Given the current state of America’s economy, it’s probably no revelation that resort towns are suffering. Las Vegas’s troubles, in particular, have been well publicized. In the wake of this country’s recession, many companies have tightened their belts, forgoing business trips and conventions in Sin City. According to the Las Vegas Convention and Visitors Authority , visitor volume, citywide occupancy, convention attendance, and gaming revenue are all down this year.
Of course, the good news is that the average daily room rate has gone down, too. So, it’s not a bad time to visit this wonderfully vibrant city – an ideal place for individuals, couples, families, and business travelers. Although my longest stay in Vegas was a mere three weeks, I’ve been there more times than I can count. It was an especially quick and easy getaway when Dan and I were living in Los Angeles year-round. Over the years, I’ve witnessed the Fremont Street Experience , sampled a wide array of buffet meals, and explored nearly every casino on the Las Vegas Strip, from Circus Circus  to Mandalay Bay . About nine years ago, I even got married at the Chapel of the Flowers , frequently voted the best wedding chapel in town.
Although I’ve spent many holidays there, from the Fourth of July (when the heat was almost unbearable) to New Year’s Eve (when it was clear and mild), it’s usually advisable to visit off-season (such as weekdays in June and July), when prices are lower. Nowadays, however, online bargains are everywhere. If you’re looking for inexpensive hotel deals and show tickets, check out websites like EarlyVegas.com  and Cheapo Vegas , plus the official portals of the Las Vegas Convention and Visitors Authority  and the Las Vegas Tourism Bureau .
While it’s thrilling to risk a little moolah at a Las Vegas casino or catch one of the six Cirque de Soleil  shows on offer, there’s no need to blow your whole budget in Sin City. Some of my favorite sights are absolutely free, including the lion habitat (11 a.m.-7 p.m. daily) at the MGM Grand Hotel & Casino  (3799 S. Las Vegas Blvd., 702/891-7777) and the periodic musical fountain display (3 p.m.-midnight Mon.-Fri., noon-midnight Sat.-Sun.) at the Bellagio  (3600 S. Las Vegas Blvd., 702/693-7111). While not free, the roller coaster (10:30 a.m.-midnight daily, $14) at the New York New York Hotel & Casino  (3790 S. Las Vegas Blvd., 702/740-6969) promises a good time as well as a great view of the Las Vegas Strip; for $25, you can even purchase an all-day “scream pass” that allows unlimited rides on one of the coolest accessible attractions in Sin City. Better yet, you can even get hitched on this exhilarating coaster – no, seriously, you can take the plunge while taking a plunge. How Vegas is that!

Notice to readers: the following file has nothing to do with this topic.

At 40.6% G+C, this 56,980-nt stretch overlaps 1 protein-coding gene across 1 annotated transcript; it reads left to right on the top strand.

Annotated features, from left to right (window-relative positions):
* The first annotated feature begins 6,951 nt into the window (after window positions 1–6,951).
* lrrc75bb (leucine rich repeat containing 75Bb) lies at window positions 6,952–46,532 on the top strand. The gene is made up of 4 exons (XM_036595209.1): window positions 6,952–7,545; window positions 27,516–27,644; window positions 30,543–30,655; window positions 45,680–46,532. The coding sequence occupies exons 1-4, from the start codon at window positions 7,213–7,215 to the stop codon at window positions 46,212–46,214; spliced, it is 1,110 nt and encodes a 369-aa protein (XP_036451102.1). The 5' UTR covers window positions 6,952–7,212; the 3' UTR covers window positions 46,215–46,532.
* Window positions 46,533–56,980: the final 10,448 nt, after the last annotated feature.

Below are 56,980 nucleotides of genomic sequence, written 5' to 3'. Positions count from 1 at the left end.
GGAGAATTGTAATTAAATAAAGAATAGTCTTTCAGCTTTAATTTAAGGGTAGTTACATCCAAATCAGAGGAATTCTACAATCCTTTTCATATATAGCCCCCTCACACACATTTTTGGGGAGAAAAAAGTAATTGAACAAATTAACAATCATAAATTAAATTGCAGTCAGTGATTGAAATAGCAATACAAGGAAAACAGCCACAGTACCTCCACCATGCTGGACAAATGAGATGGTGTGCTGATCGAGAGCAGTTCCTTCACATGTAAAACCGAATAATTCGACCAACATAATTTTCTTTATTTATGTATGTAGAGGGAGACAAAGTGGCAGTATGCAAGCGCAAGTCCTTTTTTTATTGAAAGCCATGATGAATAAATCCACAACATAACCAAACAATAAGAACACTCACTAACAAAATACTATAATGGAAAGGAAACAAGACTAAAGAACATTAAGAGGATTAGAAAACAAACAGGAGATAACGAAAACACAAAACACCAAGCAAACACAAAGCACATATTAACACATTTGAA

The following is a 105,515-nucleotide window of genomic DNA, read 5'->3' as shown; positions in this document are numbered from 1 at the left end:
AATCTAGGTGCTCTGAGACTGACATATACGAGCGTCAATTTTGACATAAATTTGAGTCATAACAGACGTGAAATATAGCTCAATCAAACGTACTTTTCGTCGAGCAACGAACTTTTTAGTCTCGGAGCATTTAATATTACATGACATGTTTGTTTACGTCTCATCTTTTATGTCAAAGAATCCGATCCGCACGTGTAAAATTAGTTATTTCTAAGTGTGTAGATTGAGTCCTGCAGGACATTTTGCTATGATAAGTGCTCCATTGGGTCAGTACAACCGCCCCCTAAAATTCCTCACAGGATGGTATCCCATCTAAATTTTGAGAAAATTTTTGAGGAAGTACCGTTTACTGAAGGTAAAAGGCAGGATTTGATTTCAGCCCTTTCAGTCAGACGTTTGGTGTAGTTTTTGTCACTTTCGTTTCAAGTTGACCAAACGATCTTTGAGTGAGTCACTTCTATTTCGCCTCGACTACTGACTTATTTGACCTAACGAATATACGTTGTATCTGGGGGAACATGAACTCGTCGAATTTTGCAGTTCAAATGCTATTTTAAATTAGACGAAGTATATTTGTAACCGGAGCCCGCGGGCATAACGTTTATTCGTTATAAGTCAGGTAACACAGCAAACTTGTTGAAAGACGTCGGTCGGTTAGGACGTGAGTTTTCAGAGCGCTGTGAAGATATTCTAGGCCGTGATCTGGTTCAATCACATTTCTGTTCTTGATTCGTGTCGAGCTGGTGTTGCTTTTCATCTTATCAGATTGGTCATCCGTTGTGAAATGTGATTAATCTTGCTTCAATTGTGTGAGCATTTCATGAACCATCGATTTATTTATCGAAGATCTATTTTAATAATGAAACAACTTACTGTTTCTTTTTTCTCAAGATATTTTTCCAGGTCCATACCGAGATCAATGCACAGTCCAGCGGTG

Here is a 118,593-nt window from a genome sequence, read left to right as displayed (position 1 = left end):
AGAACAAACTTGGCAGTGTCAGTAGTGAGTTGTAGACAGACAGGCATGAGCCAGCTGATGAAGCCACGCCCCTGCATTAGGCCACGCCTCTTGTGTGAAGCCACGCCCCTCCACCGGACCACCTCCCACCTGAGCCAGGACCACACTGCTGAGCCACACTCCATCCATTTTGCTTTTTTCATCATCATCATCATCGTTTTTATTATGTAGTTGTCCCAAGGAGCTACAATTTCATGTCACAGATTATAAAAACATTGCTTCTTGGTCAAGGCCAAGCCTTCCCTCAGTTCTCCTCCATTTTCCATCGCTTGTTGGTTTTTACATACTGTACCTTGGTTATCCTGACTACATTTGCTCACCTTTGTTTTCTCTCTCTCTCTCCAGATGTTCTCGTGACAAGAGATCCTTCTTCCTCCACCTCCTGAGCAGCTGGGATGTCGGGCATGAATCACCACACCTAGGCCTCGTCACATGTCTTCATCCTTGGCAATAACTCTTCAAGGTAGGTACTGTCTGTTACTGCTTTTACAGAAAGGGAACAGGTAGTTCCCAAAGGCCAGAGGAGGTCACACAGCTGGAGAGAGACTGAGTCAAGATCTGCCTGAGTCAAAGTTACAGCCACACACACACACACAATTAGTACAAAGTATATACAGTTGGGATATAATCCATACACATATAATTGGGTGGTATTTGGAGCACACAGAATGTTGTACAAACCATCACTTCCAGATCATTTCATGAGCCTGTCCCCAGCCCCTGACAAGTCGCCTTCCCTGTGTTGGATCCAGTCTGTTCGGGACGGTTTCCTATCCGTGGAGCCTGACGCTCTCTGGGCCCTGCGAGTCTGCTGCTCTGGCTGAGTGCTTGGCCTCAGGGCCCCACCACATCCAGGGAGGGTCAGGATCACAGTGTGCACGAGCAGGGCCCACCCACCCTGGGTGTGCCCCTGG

In case you’re wondering, my favorite meal in Vegas is the all-you-can-eat buffet (8 a.m.-10 p.m. Sun.-Thurs., 8 a.m.-10:30 p.m. Fri.-Sat., $19-39) at the Wynn Las Vegas  (3131 S. Las Vegas Blvd., 702/770-7000), which offers everything from weekend brunches to sumptuous dinners. With sushi, crab legs, prime roast, various salads, delectable desserts, and 16 live cooking stations in all, it’s well worth the hefty price at night. But, trust me, there are also plenty of cheaper eats in Vegas, including Canter’s Delicatessen (11 a.m.-midnight daily, $10-15) at Treasure Island  (3300 S. Las Vegas Blvd., 702/894-7111) – an offshoot of the Los Angeles landmark. So, although it might be true that “what happens in Vegas stays in Vegas,” it’s nice to know that not all of your money has to.
As always, I’m open to ideas for future posts. If you have any suggestions, burning questions, or destinations that you’d like me to explore in greater detail, please comment below or contact me at laura [at] wanderingsoles [dot] com.